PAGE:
It has divided critics, been banned by the Chinese government and was launched in a whirlwind of chaos, acrimony and excess. Now Axl Rose's latest record has kept faith with another rock'n'roll tradition: it has spawned its first lawsuit.
The album Chinese Democracy, which Rose laboured over for more than 14 years before releasing it to his eager public on Sunday, is at the centre of an unlikely dispute between the famously-eccentric singer and the makers of Dr Pepper.
Rose is suing the soft drinks manufacturer for a public apology, and undisclosed damages, alleging that it failed to honour a bizarre promise to celebrate his record's release by giving a free serving of Dr Pepper to everyone in America.
Back in March, in a PR stunt it may now regret, the firm announced that it would hand out 20-ounce containers of its product to the entire nation, should Guns N' Roses finally keep to a deadline and complete their comeback record by the end of 2008. At the time, it looked like a safe bet: Chinese Democracy had been delayed so many times that its production had become a running joke in the music industry – unless, that is, you happened to work for the record label Universal, who for a decade-and-a-half had subsidised studio fees to the tune of $13m (£8.5m), or roughly $928,571 per song.
But then, the unthinkable happened: Rose managed to make good with his pledge, and finished the album in time for Christmas. Though sales figures are not available until Monday, analysts expect it to sell between 300,000 and half a million copies this week.
Dr Pepper, however, experienced trouble sticking to its pledge. The company's website was so swamped that it repeatedly crashed during the 24 hours where fans could download vouchers entitling them to free drinks.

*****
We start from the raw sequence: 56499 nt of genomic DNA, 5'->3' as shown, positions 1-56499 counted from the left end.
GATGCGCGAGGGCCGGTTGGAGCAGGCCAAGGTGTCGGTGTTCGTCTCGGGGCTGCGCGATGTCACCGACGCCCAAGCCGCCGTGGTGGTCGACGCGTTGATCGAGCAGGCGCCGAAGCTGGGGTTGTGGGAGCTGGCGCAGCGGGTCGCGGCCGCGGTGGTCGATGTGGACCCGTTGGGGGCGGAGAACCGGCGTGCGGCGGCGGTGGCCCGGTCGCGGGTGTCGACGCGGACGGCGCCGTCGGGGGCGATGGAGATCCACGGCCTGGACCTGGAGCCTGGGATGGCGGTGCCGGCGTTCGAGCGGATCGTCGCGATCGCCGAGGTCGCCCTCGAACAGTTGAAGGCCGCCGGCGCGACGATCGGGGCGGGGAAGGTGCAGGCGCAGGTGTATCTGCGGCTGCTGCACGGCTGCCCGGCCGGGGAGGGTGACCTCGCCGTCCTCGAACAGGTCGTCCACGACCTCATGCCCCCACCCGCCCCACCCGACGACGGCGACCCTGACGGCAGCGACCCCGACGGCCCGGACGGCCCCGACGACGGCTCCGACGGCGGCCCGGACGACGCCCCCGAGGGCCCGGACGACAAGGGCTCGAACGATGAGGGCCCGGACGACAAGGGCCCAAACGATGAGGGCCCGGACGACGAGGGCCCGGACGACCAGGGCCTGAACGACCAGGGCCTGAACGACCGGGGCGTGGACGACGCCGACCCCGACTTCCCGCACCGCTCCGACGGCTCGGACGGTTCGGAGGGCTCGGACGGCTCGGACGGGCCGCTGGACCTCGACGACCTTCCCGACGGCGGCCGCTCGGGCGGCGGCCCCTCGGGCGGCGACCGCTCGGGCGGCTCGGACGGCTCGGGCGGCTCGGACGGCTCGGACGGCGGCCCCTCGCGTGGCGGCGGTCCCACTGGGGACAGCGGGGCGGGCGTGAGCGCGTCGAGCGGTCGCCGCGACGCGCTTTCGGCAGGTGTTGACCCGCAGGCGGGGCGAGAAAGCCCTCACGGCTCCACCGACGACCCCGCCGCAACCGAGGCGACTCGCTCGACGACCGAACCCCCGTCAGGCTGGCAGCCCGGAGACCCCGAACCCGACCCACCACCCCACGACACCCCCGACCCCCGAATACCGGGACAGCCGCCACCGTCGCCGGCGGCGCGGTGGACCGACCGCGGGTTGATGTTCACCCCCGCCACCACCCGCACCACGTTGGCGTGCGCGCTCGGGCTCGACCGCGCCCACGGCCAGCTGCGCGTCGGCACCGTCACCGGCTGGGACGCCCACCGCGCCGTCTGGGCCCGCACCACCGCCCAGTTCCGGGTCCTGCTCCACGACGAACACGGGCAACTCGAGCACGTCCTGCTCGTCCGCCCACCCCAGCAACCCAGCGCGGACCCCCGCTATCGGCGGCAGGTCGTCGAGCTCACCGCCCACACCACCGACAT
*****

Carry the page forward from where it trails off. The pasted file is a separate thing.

Rose, whose carefully-cultivated misanthropic image has seen him fall out with every member of his band's original line-up, has now responded by firing a legal complaint to the Dr Pepper Snapple Group. "The redemption scheme your company clumsily implemented for this offer was an unmitigated disaster which defrauded consumers and, in the eyes of vocal fans, 'ruined' the day of Chinese Democracy's release," wrote his lawyer, Alan Gutman. "Now it is time to clean up the mess."
Rose has demanded a full-page apology in The New York Times, Los Angeles Times, USA Today and The Wall Street Journal, together with an expanded time period for punters to redeem the soda and "an appropriate payment to our clients for the unauthorised use and abuse of their publicity and intellectual property rights".
A spokesman for Dr Pepper declined to respond to the detail of Rose's complaint, or his subsequent demands, simply saying it was "a fun giveaway" that the company was perfectly entitled to launch, and took great steps to fulfill.
The singer, a former choirboy with a troubled childhood, has never pandered to other people's agendas. In recent years, the reclusive star has worked his way through eight guitarists (including the group's iconic original member Slash, who left in the mid-1990s, and Brian May of Queen) and, for a time, installed a chicken coop in his recording studio. He has declined all requests for interviews related to this week's launch, and is yet to appear in public since the record hit shelves. He also refused to change the album's title to appease China, which promptly banned it.